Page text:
Willmar City Council approves job description for new city position that will focus on equity and inclusion
A new city of Willmar position, the director of community growth, will initially be funded with $450,000 from Blue Cross Blue Shield.
WILLMAR — The city of Willmar has created a new position to focus on equity and inclusion initiatives. The position will initially be funded by $450,000 from Blue Cross Blue Shield.
The Willmar City Council on Monday, in a split 7-1 vote, approved the job description for the director of community growth, who will administer citywide coordination of programs, education and outreach in the areas of equity and inclusion. The job listing will be posted and will remain open until filled in order to begin interviewing candidates as soon as a resume is received.
Councilors Vicki Davis, Andrew Plowman, Justin Ask, Julie Asmus, Rick Fagerlie, Michael O’Brien and Audrey Nelsen voted in favor of the job description; Councilor Tom Butterfield voted against it.
Blue Cross Blue Shield of Minnesota approached the city of Willmar with the idea to develop a staff position within the city that would build upon the work accomplished with the grant-funded health and wellness initiative, which developed outreach to the city’s diverse population, according to City Administrator Leslie Valiant.
Through the Healthy Together Willmar initiative , which Valiant was referencing, Blue Cross Blue Shield provided the city of Willmar with $2 million over the course of five years between 2016 and 2021 to actively engage the community in building relationships, supporting leadership development, bolstering existing networks and funding community initiatives that impact health.
Some of the outcomes of the initiative were community art projects, mental health awareness education programs, and healthy living and eating well programs.
“They’d like to see some of those things that started with the health and wellness program continue, and they believe that with the equity and inclusion person on staff that that would continue,” Valiant told the council.
The funding will be a jump start for the city to fund such a position within city administration to support equity and inclusion, which she said is strongly needed. The city is not contractually obligated to continue the position once the funding stops, and Blue Cross Blue Shield is not providing any guidelines for the position, according to Valiant. The city has complete control.
“They are going to help fund this position to get us started in this position and then gradually the city would continue to fund this person in our budget,” she said.
Although the person in this position will first focus on the city, it is hoped the position soon would promote countywide initiatives and work with the business community, she added.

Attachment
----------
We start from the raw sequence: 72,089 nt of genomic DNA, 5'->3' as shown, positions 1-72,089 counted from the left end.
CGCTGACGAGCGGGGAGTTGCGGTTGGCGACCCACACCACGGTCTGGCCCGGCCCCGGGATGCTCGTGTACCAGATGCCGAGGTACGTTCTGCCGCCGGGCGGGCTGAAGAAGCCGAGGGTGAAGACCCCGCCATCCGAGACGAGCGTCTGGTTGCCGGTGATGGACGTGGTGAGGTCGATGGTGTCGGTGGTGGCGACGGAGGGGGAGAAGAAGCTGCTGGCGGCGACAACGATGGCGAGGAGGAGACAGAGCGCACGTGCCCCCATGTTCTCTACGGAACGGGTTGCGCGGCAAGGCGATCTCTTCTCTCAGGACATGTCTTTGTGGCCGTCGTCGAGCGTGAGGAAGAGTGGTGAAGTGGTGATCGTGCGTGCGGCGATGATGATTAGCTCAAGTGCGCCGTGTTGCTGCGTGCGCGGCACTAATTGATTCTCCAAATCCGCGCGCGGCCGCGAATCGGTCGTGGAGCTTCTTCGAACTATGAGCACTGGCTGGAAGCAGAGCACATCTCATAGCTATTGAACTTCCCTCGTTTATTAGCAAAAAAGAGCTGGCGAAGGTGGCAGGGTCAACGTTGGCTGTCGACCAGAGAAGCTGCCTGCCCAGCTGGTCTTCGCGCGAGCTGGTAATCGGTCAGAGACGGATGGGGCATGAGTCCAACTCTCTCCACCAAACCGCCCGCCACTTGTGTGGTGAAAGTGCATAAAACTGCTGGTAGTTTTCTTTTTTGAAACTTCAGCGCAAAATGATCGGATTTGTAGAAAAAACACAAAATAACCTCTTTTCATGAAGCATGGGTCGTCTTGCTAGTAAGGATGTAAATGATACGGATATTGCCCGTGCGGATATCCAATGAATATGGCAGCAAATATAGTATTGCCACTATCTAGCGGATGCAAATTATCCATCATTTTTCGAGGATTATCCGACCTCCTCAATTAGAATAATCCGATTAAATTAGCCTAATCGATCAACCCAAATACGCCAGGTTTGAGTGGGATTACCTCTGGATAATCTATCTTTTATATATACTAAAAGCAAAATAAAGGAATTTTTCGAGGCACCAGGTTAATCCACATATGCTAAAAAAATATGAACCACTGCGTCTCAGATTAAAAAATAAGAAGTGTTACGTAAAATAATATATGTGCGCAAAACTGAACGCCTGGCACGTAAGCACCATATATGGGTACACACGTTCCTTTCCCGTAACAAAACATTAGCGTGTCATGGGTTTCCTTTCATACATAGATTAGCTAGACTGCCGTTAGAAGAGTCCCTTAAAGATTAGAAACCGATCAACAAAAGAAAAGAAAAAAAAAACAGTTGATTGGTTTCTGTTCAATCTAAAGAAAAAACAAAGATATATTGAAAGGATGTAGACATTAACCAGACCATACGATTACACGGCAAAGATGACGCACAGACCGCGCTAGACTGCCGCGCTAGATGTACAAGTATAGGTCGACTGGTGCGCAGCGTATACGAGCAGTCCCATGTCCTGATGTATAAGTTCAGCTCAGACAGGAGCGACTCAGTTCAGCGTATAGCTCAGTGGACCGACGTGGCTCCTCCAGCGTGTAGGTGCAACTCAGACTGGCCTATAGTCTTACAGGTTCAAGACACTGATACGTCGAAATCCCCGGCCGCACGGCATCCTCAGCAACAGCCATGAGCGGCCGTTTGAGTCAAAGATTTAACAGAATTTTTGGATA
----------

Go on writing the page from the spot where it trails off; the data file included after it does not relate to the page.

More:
"We want them to be very agile and to develop programs," Valiant said. "And it’s going to take a year, year and a half, two years to develop that program.”
The office for the position will be downtown in the WRAC-8 building.
“They’ll have an open door-type policy,” she said. “They will be more reachable than if we would put them in City Hall."
Plowman asked what type of a background someone would have to fill this position.
City Operations Director Kyle Box explained that the ideal candidate for the city would be someone who has already been working in a similar position, whether it be in another city, a business or organization.
“This field of work is already out there, whether it’s provided in the public or private sector,” he said, noting the ideal candidate could have a background in a number of different areas, but experience in an equity and inclusion manager position will be one of the biggest factors.
“This is a unique role, right? It’s wanting to build community,” Box continued.
He said the position could be a resource internally for the city, but also a resource for businesses, nonprofits and other government agencies.
"It’s our community resource to share our message. It’s kind of a special role,” Box said.
Fagerlie asked how the city will measure success in the job.
Valiant explained that there will be a matrix, but the level of outreach to the community and the programming that is established will show how well the person in the position is doing, noting it will take time to build up the outreach and programming.
“I’m excited about this. I would be excited about this if you weren’t coming with $450,000, but the fact that you are is amazing," Ask said of the partnership. "I’m excited about this new partnership Blue Cross and Blue Shield brings us. I think that those programs are going to come.”
He also noted that he thinks it is “incredibly valuable” to have a person “championing” equity and inclusion involved in a high-level administrative position within the city, and who will be sitting at the table with the council and city administration during strategic planning.
Davis echoed Ask’s sentiment.
“I’m very grateful to Blue Cross and Blue Shield for seeing potential in our community and blessing us a second time by coming here with it," she said. "We were a part of what they did (in the Healthy Together Willmar initiative) and it was amazing. They were very generous and I encourage you to be thankful.”
Mayor Marv Calvin said the city needs this kind of position.
"This is really showing that we are a leader in regional centers. I think we are about the first, if not the first, regional center that will have a position of this type in the city. Other cities have it; they’re just not in the city — maybe they’re in a nonprofit or someplace else, but not in the city. So I think this is really a key step forward.”
The salary range for the position will be approximately $92,000 to $120,000 per year, and they will be under the leadership of the city administrator and operations director and above city department heads.